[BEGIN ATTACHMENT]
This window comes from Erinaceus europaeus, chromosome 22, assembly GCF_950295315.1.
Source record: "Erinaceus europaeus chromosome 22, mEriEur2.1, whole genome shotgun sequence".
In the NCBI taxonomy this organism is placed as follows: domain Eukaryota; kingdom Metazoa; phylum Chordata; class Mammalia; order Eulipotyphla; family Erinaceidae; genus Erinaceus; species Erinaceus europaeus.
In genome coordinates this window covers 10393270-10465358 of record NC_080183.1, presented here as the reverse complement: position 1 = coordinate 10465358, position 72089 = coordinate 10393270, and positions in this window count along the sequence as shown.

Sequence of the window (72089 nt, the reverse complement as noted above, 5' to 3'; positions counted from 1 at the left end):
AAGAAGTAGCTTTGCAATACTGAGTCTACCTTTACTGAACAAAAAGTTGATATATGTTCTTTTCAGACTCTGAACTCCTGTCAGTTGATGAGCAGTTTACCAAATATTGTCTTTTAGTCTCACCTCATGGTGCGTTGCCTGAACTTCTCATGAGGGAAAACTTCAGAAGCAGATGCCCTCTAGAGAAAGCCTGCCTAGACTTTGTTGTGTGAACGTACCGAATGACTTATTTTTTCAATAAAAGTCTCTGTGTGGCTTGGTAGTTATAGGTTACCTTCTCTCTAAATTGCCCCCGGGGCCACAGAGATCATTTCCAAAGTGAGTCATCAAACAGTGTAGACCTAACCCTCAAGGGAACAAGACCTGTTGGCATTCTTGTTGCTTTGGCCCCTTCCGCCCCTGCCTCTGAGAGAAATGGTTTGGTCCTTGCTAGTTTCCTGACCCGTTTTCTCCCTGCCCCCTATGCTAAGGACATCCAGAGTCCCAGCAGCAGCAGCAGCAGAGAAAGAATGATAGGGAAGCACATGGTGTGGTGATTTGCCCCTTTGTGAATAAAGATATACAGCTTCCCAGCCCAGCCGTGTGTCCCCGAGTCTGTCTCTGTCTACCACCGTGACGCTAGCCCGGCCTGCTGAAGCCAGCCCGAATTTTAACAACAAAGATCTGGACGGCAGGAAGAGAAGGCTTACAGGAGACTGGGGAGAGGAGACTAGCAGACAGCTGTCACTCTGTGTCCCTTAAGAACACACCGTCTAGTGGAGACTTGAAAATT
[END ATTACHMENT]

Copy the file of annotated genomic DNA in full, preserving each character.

This window comes from Erinaceus europaeus, chromosome 22, assembly GCF_950295315.1.
Source record: "Erinaceus europaeus chromosome 22, mEriEur2.1, whole genome shotgun sequence".
In the NCBI taxonomy this organism is placed as follows: domain Eukaryota; kingdom Metazoa; phylum Chordata; class Mammalia; order Eulipotyphla; family Erinaceidae; genus Erinaceus; species Erinaceus europaeus.
In genome coordinates this window covers 10393270-10465358 of record NC_080183.1, presented here as the reverse complement: position 1 = coordinate 10465358, position 72089 = coordinate 10393270, and positions in this window count along the sequence as shown.

Sequence of the window (72089 nt, the reverse complement as noted above, 5' to 3'; positions counted from 1 at the left end):
AAGAAGTAGCTTTGCAATACTGAGTCTACCTTTACTGAACAAAAAGTTGATATATGTTCTTTTCAGACTCTGAACTCCTGTCAGTTGATGAGCAGTTTACCAAATATTGTCTTTTAGTCTCACCTCATGGTGCGTTGCCTGAACTTCTCATGAGGGAAAACTTCAGAAGCAGATGCCCTCTAGAGAAAGCCTGCCTAGACTTTGTTGTGTGAACGTACCGAATGACTTATTTTTTCAATAAAAGTCTCTGTGTGGCTTGGTAGTTATAGGTTACCTTCTCTCTAAATTGCCCCCGGGGCCACAGAGATCATTTCCAAAGTGAGTCATCAAACAGTGTAGACCTAACCCTCAAGGGAACAAGACCTGTTGGCATTCTTGTTGCTTTGGCCCCTTCCGCCCCTGCCTCTGAGAGAAATGGTTTGGTCCTTGCTAGTTTCCTGACCCGTTTTCTCCCTGCCCCCTATGCTAAGGACATCCAGAGTCCCAGCAGCAGCAGCAGCAGAGAAAGAATGATAGGGAAGCACATGGTGTGGTGATTTGCCCCTTTGTGAATAAAGATATACAGCTTCCCAGCCCAGCCGTGTGTCCCCGAGTCTGTCTCTGTCTACCACCGTGACGCTAGCCCGGCCTGCTGAAGCCAGCCCGAATTTTAACAACAAAGATCTGGACGGCAGGAAGAGAAGGCTTACAGGAGACTGGGGAGAGGAGACTAGCAGACAGCTGTCACTCTGTGTCCCTTAAGAACACACCGTCTAGTGGAGACTTGAAAATT